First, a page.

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Innovation

Can Competition Hurt Innovation?

A new NBER paper, “Starving (or Fattening) the Golden Goose?: Generic Entry and the Incentives for Early -Stage Pharmaceutical Innovation” (summarized here), asks whether competition from generic drugs disincentivizes research. The authors, Branstetter, Chatterjee and Higgins, find that this does broadly seem to be the case: drug development activity decreases after generic drugs are introduced. This result highlights the important tradeoff between research and consumption. When consumers pay for drugs, intellectual property (IP) policies play a large role in determining how much of that cost goes toward future drug development.

Pharmaceutical markets are risky: drug development takes 12 years from initial pre-trial preparation to bringing a drug to market, and between the complexity of the human body and the extended regulatory approval process only a small proportion of drugs make it all the way to market. Of the ones that do, a small minority make up the large majority of profits.

This riskiness means that policies play a critical role in getting pharmaceutical markets to work correctly: if companies do not have incentives that outweigh the risks, they will not invest in researching new drugs and bringing them

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IPRs and Access to Medicines: New Evidence

Intellectual property rights (IPRs) attempt to balance static and dynamic efficiency. By allowing innovators to appropriate a greater share of the value generated from their ideas, IPRs can create incentives for investment in research and development (R&D). With regard to pharmaceuticals for developing countries, incentives for drug development are critical, since many diseases prevalent in developing countries lack appropriate treatments. However, those in the global health community often allege that prices of new innovative drugs under patent make them unaffordable to most people in developing countries because of the absence of generic competition.

Thus, understanding the effects of IPRs on access and affordability are important for researchers, policymakers, and firms. In December 2014, Margaret Kyle and Yi Qian published a new paper investigating this with the National Bureau of Economic Research. Titled Intellectual Property Rights and Access to Innovation: Evidence from TRIPS, the authors examine the effect of pharmaceutical patent protection on the speed of drug launch, price, and quantity in 60 countries from 2000-2013.

The paper begins by noting that though the introduction of IPRs is an endogenous decision taken by policy makers, developing countries were required by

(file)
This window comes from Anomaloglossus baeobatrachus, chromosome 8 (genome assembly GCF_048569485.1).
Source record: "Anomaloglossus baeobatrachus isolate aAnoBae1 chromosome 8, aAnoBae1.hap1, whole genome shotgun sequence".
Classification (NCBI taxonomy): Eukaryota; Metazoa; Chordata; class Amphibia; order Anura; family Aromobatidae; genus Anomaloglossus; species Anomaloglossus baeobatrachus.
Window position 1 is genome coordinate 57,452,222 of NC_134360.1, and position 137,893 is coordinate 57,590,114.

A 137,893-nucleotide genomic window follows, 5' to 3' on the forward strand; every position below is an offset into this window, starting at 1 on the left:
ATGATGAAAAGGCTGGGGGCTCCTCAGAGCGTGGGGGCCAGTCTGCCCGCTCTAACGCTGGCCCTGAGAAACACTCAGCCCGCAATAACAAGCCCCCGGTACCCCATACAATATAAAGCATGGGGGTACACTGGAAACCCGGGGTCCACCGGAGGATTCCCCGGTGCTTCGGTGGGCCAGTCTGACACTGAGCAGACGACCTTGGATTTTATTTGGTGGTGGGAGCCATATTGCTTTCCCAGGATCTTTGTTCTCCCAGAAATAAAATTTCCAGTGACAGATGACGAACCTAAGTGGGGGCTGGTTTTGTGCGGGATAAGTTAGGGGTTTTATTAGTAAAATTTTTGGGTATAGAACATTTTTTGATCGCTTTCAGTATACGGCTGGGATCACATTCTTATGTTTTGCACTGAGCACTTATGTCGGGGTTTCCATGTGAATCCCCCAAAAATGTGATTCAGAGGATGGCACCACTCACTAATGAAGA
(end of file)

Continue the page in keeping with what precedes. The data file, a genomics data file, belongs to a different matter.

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How the United States Outpaced Japan in Software Innovation

In the 1980s, Japan was America’s chief rival in most technology industries. Not only could Japanese firms compete in advanced sectors against U.S. firms, they had an innovation advantage.  In fact, research and design (R&D) investments in Japan were 40 percent more productive in producing IT patents than were R&D investments in the United States, implying that Japanese firms were better able to make advancements into developing better good, products, and processes.

However, in the 1990s this trend reversed. U.S. firms, while less innovative in hardware manufacturing, developed an innovation advantage in software, with R&D spending yielding 60 percent more patents per dollar spent in the United States than in Japan.  A recent paper by Ashish Arora, Lee G. Branstette, and Matej Drev explains why.

Software represented a new frontier for an industry that had previously focused on producing hardware such as semiconductor, televisions, computers, and other advanced machinery. High-tech firms adjusted rapidly to the new challenge, and innovations quickly built on previous innovations, and an IT patent filed in 2002 was 10 times more likely to cite a software patent than one filed in 1992.

Advanced technology industries in

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Developing Countries Need Robots Too

Ask any economist why some countries are poor and some countries are rich, and they will probably answer, “productivity”. Essentially, this means that people in rich countries are rich because they are able to create more wealth with less effort. But how do they do this? One of the primary ways is through better technology.